People thrive on feedback, but it has to be the right type to spark good results. It must be clear and relevant; if not, you’re wasting your employee’s time and your own.
Tips for Clear Communication
Performance reviews require several different types of clarity. First, both you and the employee need to understand the worker’s job and how it contributes to the company. If you’re unclear about what your subordinate does, you can’t give useful feedback. If the individual doesn’t understand what he or she contributes, how can the work be valued? Once this is defined, you can focus on outlining the company’s expectations and providing constructive feedback.
Expectation and feedback clarity are essential parts of employee satisfaction. Personnel need to know what’s expected of them, or they’ll have no basis for good or poor performance. Likewise, they must clearly understand how their personal goals align with corporate goals.
Be clear and concise with your language. Often, reviews are far too broad and send mixed messages. For example, if an employee is told his or her communication skills need improvement, he or she may wonder exactly what you’re referring to. Perhaps your employee is wonderful with the written word and is articulate but has trouble confronting important issues. Address this in a way that’s easy to understand and gets right to the point. Be specific in your review, and use language that leaves no room for misinterpretation.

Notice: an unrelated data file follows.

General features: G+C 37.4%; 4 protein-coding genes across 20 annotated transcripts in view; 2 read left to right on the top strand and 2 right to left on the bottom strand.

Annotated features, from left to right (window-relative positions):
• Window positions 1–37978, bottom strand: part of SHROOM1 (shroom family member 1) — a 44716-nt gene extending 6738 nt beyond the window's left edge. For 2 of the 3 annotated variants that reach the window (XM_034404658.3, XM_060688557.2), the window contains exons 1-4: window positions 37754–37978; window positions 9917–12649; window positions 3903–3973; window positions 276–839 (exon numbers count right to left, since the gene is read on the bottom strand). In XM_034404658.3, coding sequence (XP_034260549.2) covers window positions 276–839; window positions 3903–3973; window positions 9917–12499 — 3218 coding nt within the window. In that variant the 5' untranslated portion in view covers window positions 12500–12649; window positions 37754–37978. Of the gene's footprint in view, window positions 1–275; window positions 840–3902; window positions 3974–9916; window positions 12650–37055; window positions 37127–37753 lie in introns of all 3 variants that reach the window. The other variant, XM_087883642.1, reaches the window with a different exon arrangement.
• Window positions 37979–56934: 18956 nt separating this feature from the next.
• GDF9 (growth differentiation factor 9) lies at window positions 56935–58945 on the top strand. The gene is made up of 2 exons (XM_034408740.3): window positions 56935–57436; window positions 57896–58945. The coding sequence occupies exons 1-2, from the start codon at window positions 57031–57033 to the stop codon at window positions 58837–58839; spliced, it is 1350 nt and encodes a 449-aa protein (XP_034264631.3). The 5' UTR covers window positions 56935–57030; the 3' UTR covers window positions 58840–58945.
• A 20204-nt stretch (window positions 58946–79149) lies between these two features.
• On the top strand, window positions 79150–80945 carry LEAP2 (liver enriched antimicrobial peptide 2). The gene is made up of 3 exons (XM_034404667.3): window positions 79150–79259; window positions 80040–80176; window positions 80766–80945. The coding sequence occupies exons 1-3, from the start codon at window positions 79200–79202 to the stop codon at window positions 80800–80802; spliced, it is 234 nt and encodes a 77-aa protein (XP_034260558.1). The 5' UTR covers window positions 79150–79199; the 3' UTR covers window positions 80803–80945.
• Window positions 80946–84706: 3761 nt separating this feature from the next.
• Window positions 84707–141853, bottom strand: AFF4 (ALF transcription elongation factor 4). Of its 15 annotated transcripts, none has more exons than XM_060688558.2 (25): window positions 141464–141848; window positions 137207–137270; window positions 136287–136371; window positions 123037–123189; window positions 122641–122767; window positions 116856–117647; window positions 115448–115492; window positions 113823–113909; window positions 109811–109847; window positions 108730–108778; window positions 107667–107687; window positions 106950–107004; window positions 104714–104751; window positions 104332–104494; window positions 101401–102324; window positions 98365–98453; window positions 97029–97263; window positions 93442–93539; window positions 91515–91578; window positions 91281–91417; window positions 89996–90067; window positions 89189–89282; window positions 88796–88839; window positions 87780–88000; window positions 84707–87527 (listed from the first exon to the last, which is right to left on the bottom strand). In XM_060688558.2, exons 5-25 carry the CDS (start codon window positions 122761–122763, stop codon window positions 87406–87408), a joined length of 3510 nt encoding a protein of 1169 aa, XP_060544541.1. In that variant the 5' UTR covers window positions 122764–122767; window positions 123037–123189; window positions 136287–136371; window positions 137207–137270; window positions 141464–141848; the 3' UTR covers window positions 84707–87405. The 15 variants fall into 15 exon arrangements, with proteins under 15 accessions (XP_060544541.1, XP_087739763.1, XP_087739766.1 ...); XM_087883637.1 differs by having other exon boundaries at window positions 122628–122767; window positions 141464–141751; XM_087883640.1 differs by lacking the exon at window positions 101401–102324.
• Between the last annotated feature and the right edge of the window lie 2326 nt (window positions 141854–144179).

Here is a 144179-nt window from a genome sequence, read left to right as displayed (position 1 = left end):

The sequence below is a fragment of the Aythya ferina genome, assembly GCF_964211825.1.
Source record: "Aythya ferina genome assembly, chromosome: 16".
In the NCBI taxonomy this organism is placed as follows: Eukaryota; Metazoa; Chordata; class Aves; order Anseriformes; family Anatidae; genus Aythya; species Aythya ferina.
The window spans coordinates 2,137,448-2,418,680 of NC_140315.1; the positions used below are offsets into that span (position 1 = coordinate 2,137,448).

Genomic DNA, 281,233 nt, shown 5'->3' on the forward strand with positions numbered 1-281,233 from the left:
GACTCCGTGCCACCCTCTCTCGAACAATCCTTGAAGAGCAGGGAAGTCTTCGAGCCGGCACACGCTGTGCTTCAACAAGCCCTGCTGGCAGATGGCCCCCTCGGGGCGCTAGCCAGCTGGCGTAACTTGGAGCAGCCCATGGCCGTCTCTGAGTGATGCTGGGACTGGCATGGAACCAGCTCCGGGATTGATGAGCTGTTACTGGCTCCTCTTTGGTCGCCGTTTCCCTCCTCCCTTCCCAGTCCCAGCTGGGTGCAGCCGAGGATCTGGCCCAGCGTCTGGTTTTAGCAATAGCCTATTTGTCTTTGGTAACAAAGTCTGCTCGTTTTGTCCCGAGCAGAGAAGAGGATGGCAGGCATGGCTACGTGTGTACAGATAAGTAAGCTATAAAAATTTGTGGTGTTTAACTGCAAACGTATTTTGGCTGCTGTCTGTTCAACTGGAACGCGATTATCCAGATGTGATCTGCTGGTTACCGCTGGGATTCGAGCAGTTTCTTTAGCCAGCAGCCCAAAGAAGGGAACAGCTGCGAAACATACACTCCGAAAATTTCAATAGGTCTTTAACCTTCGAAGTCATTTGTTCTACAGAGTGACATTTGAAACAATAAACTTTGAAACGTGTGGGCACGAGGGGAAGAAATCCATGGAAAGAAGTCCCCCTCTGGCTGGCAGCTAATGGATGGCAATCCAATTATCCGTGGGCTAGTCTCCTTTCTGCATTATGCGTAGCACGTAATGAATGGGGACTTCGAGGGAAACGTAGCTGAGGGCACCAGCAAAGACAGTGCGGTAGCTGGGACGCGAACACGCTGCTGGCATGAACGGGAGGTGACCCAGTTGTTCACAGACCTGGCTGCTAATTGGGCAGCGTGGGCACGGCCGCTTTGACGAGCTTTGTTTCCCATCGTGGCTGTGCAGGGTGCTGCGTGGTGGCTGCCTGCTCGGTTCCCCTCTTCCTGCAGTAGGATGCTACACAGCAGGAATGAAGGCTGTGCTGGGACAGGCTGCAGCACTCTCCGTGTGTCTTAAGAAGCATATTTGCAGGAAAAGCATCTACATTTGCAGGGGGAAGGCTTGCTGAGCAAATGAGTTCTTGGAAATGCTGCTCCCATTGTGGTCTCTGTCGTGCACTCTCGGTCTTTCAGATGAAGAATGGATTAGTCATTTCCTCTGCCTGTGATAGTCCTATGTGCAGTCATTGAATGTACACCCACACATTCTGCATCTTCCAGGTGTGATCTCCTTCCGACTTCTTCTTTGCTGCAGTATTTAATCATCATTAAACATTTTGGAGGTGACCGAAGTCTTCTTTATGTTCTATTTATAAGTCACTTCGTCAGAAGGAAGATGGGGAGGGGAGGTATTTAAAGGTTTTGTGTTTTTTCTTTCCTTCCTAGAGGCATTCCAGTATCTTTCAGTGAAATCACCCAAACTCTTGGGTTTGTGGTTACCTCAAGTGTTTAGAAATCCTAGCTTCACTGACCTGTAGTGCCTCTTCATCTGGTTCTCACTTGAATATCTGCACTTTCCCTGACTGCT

Ensure your employees understand what they’ll be evaluated on. Ideally, your company should make the assessment forms available to everyone. Before the performance review, take the time to sit down with your workers and tell them what the performance categories are and what the different rating levels mean. This will improve the clarity of the entire process.
Ratings are important to an employee. For many, anything less than “exceptional” can be disappointing. When explaining the rating categories and their meaning, clarify how much progress is actually needed. It’s not difficult to get personnel from “room for improvement” to “above expectations,” as long as they know how long and how hard they have to work.
Employees may not be able to live on appreciation, but concise feedback works wonders for keeping them around. Say exactly what an individual needs to do to improve his or her performance, and spend time with top performers to make their next year even better.
Make sure reviewees feel comfortable enough to provide feedback, as well. Just like you need to be clear with your employees, you need to encourage them to be honest with you. One of the most important ways to encourage clarity is to discuss what they need from the company. This will likely touch on management style issues, but you may also get to the root of what motivates them. With this information, you can incentivize employees to encourage positive behavior.
Using Transparency to Stay Positive
Clarity requires tact as well as honesty. A poor performance review will always take careful consideration, so be as gentle as possible while effectively communicating the problem. Staying positive is the best way to ensure suggestions for improvement are taken to heart.